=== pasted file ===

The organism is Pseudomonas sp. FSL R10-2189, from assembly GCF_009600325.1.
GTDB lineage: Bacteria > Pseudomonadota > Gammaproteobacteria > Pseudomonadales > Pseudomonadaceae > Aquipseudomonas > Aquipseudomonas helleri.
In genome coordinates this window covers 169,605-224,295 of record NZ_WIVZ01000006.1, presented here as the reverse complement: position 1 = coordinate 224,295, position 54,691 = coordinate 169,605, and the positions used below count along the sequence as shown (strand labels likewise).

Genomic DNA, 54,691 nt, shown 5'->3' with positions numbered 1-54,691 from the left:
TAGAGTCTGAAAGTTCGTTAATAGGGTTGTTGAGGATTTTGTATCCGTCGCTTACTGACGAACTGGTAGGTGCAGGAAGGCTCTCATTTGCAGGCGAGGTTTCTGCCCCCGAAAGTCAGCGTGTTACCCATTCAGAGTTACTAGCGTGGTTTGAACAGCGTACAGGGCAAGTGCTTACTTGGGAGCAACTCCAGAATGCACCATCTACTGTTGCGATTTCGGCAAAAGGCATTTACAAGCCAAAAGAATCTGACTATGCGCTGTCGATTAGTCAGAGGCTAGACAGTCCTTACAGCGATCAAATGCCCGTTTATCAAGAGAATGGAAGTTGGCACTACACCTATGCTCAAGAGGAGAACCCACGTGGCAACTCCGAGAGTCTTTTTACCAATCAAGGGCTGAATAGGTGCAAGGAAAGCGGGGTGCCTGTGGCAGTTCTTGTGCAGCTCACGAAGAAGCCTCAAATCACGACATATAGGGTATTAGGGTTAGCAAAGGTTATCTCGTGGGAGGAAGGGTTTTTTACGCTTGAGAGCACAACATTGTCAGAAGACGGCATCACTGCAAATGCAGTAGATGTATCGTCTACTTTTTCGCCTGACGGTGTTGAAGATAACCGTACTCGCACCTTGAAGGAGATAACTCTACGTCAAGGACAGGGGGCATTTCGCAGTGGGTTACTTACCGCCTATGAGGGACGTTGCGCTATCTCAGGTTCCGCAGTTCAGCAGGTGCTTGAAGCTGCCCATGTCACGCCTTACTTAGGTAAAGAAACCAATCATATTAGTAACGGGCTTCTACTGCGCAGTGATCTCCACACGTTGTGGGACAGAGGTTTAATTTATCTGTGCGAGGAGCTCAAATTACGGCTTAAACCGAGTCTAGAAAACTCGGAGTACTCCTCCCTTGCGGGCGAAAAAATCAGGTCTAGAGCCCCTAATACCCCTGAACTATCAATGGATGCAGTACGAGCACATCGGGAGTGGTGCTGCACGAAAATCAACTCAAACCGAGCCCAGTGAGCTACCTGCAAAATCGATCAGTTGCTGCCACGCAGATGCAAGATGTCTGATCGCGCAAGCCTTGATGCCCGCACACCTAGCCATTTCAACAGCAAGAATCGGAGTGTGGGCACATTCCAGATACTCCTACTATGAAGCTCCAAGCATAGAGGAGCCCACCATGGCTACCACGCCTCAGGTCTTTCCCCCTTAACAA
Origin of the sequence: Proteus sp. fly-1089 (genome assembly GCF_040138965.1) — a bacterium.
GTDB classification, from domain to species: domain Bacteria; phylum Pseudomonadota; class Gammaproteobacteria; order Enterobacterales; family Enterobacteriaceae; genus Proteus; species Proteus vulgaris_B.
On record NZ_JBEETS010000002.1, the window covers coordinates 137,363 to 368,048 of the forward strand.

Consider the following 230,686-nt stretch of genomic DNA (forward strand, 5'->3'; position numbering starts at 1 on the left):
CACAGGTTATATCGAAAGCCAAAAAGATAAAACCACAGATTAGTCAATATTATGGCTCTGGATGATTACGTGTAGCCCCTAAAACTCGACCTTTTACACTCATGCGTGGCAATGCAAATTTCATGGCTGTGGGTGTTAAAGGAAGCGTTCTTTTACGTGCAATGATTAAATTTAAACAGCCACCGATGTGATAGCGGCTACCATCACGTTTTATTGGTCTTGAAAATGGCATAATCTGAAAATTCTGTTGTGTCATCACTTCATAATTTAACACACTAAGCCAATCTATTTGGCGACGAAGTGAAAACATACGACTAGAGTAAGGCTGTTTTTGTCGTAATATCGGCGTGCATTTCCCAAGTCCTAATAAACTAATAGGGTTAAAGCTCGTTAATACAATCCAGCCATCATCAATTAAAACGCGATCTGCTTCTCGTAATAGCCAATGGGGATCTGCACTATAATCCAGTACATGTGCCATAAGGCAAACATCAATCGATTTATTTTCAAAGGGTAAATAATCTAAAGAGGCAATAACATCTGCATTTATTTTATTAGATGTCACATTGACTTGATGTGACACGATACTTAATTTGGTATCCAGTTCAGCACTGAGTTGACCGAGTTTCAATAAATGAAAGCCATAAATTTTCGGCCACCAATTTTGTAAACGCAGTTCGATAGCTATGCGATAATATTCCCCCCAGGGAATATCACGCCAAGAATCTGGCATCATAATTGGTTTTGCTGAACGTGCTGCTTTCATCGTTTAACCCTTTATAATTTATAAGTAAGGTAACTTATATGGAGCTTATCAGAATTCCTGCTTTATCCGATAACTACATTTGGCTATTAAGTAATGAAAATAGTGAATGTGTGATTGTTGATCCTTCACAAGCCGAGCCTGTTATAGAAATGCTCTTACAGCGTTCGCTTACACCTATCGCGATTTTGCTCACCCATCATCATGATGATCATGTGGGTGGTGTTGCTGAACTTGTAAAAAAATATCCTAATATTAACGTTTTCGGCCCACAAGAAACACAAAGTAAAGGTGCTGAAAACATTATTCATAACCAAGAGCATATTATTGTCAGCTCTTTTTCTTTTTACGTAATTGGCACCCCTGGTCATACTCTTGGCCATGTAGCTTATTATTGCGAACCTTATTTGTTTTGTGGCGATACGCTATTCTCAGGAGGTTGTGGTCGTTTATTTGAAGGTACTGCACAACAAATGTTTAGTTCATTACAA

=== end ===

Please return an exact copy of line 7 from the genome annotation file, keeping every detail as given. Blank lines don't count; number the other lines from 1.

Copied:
GTDB classification, from domain to species: domain Bacteria; phylum Pseudomonadota; class Gammaproteobacteria; order Enterobacterales; family Enterobacteriaceae; genus Proteus; species Proteus vulgaris_B.